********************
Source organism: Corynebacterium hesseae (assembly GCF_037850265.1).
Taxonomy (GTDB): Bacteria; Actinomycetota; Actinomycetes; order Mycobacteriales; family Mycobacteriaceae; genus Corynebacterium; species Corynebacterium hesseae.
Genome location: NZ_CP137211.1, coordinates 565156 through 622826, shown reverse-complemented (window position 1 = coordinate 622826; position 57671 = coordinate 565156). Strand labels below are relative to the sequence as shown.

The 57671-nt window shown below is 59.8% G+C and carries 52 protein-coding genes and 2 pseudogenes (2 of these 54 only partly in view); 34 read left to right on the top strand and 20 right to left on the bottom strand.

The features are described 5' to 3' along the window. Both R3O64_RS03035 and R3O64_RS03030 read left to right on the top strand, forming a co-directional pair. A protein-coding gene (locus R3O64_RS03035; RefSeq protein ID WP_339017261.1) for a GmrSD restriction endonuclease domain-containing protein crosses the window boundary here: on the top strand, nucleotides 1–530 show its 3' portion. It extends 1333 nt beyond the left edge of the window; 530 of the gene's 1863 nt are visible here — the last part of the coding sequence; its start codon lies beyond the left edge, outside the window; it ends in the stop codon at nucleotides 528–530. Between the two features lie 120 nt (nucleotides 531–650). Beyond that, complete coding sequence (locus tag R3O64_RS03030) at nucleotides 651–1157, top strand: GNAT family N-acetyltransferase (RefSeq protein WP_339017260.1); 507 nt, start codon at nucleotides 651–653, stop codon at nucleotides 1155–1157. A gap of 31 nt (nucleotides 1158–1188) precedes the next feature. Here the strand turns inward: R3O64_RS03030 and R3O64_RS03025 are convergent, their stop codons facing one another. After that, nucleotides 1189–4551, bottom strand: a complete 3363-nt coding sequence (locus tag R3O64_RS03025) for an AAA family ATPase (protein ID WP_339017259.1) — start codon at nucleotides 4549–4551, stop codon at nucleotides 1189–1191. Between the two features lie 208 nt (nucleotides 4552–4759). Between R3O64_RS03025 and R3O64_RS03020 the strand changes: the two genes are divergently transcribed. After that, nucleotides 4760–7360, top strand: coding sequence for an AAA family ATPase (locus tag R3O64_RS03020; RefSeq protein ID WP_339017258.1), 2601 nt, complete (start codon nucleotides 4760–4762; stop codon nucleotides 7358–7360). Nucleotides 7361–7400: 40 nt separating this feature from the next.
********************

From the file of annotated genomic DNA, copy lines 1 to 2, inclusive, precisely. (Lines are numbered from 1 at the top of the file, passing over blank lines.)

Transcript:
Source organism: Corynebacterium hesseae (assembly GCF_037850265.1).
Taxonomy (GTDB): Bacteria; Actinomycetota; Actinomycetes; order Mycobacteriales; family Mycobacteriaceae; genus Corynebacterium; species Corynebacterium hesseae.